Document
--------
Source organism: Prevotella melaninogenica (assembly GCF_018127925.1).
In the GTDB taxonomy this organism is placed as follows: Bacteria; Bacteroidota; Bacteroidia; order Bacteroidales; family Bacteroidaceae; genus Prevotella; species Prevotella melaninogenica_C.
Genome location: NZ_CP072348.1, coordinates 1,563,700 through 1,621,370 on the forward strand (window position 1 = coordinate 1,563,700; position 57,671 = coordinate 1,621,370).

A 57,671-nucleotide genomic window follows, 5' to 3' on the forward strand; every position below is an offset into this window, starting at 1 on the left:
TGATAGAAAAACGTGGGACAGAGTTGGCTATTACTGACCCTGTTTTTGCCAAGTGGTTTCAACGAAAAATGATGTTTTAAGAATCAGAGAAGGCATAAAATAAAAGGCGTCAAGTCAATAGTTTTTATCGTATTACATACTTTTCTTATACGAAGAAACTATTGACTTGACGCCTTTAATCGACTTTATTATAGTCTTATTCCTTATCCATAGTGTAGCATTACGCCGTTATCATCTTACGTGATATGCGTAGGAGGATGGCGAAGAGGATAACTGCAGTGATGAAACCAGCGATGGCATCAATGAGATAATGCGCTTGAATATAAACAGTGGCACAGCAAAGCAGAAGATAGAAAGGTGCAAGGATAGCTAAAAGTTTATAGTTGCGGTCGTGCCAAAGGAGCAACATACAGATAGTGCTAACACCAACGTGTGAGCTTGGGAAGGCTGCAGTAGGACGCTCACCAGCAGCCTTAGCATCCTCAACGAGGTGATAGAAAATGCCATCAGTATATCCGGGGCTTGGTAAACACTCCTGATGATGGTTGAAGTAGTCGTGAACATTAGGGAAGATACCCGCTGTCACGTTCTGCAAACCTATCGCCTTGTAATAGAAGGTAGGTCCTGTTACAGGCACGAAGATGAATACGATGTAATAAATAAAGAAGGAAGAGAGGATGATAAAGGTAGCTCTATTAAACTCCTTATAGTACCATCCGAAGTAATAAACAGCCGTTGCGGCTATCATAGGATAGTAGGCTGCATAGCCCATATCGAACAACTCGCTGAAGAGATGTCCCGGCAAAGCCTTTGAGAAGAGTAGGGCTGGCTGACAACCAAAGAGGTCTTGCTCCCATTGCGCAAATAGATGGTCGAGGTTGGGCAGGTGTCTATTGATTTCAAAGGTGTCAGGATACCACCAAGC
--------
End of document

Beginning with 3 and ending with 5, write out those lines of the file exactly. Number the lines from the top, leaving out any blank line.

Genome location: NZ_CP072348.1, coordinates 1,563,700 through 1,621,370 on the forward strand (window position 1 = coordinate 1,563,700; position 57,671 = coordinate 1,621,370).

A 57,671-nucleotide genomic window follows, 5' to 3' on the forward strand; every position below is an offset into this window, starting at 1 on the left:
TGATAGAAAAACGTGGGACAGAGTTGGCTATTACTGACCCTGTTTTTGCCAAGTGGTTTCAACGAAAAATGATGTTTTAAGAATCAGAGAAGGCATAAAATAAAAGGCGTCAAGTCAATAGTTTTTATCGTATTACATACTTTTCTTATACGAAGAAACTATTGACTTGACGCCTTTAATCGACTTTATTATAGTCTTATTCCTTATCCATAGTGTAGCATTACGCCGTTATCATCTTACGTGATATGCGTAGGAGGATGGCGAAGAGGATAACTGCAGTGATGAAACCAGCGATGGCATCAATGAGATAATGCGCTTGAATATAAACAGTGGCACAGCAAAGCAGAAGATAGAAAGGTGCAAGGATAGCTAAAAGTTTATAGTTGCGGTCGTGCCAAAGGAGCAACATACAGATAGTGCTAACACCAACGTGTGAGCTTGGGAAGGCTGCAGTAGGACGCTCACCAGCAGCCTTAGCATCCTCAACGAGGTGATAGAAAATGCCATCAGTATATCCGGGGCTTGGTAAACACTCCTGATGATGGTTGAAGTAGTCGTGAACATTAGGGAAGATACCCGCTGTCACGTTCTGCAAACCTATCGCCTTGTAATAGAAGGTAGGTCCTGTTACAGGCACGAAGATGAATACGATGTAATAAATAAAGAAGGAAGAGAGGATGATAAAGGTAGCTCTATTAAACTCCTTATAGTACCATCCGAAGTAATAAACAGCCGTTGCGGCTATCATAGGATAGTAGGCTGCATAGCCCATATCGAACAACTCGCTGAAGAGATGTCCCGGCAAAGCCTTTGAGAAGAGTAGGGCTGGCTGACAACCAAAGAGGTCTTGCTCCCATTGCGCAAATAGATGGTCGAGGTTGGGCAGGTGTCTATTGATTTCAAAGGTGTCAGGATACCACCAAGC